- Write one personal essay that you can adapt to multiple scholarships. This is a big one. Most scholarship applications ask for some sort of short essay explaining why you should be the candidate to receive the scholarship. And as the Purdue Online Writing Lab and US News & World Report suggest, get personal and be specific. What adversities have you faced and how did you overcome them? Why are you pursuing the career path you’ve chosen? How would this scholarship help you achieve your dreams and help our society? In short, tell your story. And don’t be afraid to brag, either. Start with about 250 to 300 words and go from there. Most scholarships ask for a limit of 500 to 1,000 words, so this gives you some room to adapt to the scholarship’s focus.
- Start early and follow directions. If you don’t meet deadlines or follow specific instructions, that is one less application out of 100 (or 500 or 1,000 or more) for the committee to review. If you aren’t sure about something, ask advice from a school counselor, a teacher, or someone else going through the same process as you. You may even be able to reach out to the organization offering the scholarship.
- Have someone read your essay over for proofreading and clarity. This can be a tie-breaker for some tight decisions. Oftentimes, if two or three essays have equally compelling content, the more polished one will win out. You can use technology to help with spelling, grammar, and punctuation, but it never hurts to have an extra set (or sets!) of eyes to help you find mistakes, clunky sentences, or even unintentionally offensive remarks.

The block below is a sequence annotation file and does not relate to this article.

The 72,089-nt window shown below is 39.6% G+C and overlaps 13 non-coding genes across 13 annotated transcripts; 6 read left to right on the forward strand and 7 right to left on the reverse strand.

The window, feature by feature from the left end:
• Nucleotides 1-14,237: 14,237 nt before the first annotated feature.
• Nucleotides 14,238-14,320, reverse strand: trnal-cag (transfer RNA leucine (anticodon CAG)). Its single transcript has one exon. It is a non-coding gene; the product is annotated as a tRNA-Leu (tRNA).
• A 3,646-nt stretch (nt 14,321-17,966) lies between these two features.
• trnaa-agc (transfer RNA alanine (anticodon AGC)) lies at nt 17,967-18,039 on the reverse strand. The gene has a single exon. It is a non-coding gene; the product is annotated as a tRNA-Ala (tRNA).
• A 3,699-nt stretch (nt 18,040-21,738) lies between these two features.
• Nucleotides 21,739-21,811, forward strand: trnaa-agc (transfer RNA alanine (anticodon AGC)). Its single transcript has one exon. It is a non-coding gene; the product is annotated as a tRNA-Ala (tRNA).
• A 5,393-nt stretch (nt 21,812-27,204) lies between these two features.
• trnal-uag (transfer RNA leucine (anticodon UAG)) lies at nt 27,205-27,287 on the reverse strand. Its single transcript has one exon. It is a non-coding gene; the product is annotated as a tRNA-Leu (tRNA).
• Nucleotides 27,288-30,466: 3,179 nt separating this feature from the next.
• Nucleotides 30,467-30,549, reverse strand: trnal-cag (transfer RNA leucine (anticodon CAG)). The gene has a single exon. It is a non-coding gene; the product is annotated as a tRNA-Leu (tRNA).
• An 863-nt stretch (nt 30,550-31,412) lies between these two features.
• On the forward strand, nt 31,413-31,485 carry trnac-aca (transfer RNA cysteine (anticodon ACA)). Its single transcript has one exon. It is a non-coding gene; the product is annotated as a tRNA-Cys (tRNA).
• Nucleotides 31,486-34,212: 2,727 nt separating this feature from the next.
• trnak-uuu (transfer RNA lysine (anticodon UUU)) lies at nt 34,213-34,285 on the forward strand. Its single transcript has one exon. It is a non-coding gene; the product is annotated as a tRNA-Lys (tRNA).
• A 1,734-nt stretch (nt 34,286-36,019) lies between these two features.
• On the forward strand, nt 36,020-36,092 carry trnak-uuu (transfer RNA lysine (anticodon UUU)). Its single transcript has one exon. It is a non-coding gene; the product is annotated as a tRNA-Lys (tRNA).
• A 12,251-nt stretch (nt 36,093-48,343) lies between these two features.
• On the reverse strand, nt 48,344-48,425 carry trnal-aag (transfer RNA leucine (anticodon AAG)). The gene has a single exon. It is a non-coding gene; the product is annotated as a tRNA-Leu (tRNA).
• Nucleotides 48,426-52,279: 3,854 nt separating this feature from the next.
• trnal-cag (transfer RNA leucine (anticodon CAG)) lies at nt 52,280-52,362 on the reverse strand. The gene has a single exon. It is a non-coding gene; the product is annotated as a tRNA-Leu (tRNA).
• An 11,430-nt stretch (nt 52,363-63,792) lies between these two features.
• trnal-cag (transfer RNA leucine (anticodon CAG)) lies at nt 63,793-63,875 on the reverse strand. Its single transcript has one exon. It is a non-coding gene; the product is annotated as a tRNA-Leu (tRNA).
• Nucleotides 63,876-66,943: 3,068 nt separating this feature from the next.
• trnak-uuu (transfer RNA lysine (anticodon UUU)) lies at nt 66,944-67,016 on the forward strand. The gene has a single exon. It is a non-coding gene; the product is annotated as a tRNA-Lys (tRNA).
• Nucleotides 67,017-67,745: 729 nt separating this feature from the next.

- Be aware of scams. Yes, sadly there are scammers out there preying on poor college students. Take advice from College Scholarships.org to make sure you are not taken advantage of. A rule of thumb is if they are asking for money upfront, they are likely not going to pay out.
As a final piece of advice, don’t be afraid to take advantage of the resources available to you. The book 1001 Ways to Pay for College, by Gen Tanabe, offers real resources to find that money floating around out there. Tanabe’s other book How to Write a Winning Scholarship Essay provides example essays and tips that can help any aspiring scholars get the money they need to pursue their dreams. And it tells you what not to do, helping you avoid some common blunders.
The library also has some ebooks to help you create a winning scholarship essay, such as The Complete Guide to Writing Effective College Applications & Essays, 2nd edition by Kathy L. Hahn. This resource not only gives tips and tricks from the author, but it also provides tips from actual graduates, professors, and selection committee members. Hahn is also a classroom teacher. Thanks to her teaching expertise, she gives great examples and specific focus to simple things all essay writers can do, particularly how to actually start, including ways to resist procrastination to actual thought starters. Parents, you might be interested in How to Win College Scholarships by Monica L. Matthews. This ebook breaks everything down in simple and easy to understand terms, including how to find scholarships, how to help your student succeed, and how to capitalize on the student’s experiences.
If you are interested in further resources, I’ve created a list on our library catalog that has several other titles in addition to the ones mentioned above. You can find that list here.
The bottom line is this: if you want to go to school, don’t let the cost scare you. There are ways to make going to school more affordable, and you can, with a little effort, make your educational dreams come true.
About The Author: Amanda
Amanda Little was born and raised here in Salina and loved it so much she decided to stay. She is a full-time high school English teacher. Her love of books brought her to work part-time at the library, and she has loved every minute of it. She earned her bachelor's degree in secondary education from Kansas Wesleyan University and earned her masters in English from Fort Hays State University. When she isn't working, you might find her reading, crocheting, writing poetry, or enjoying time at one of her kids' many sporting events or at church.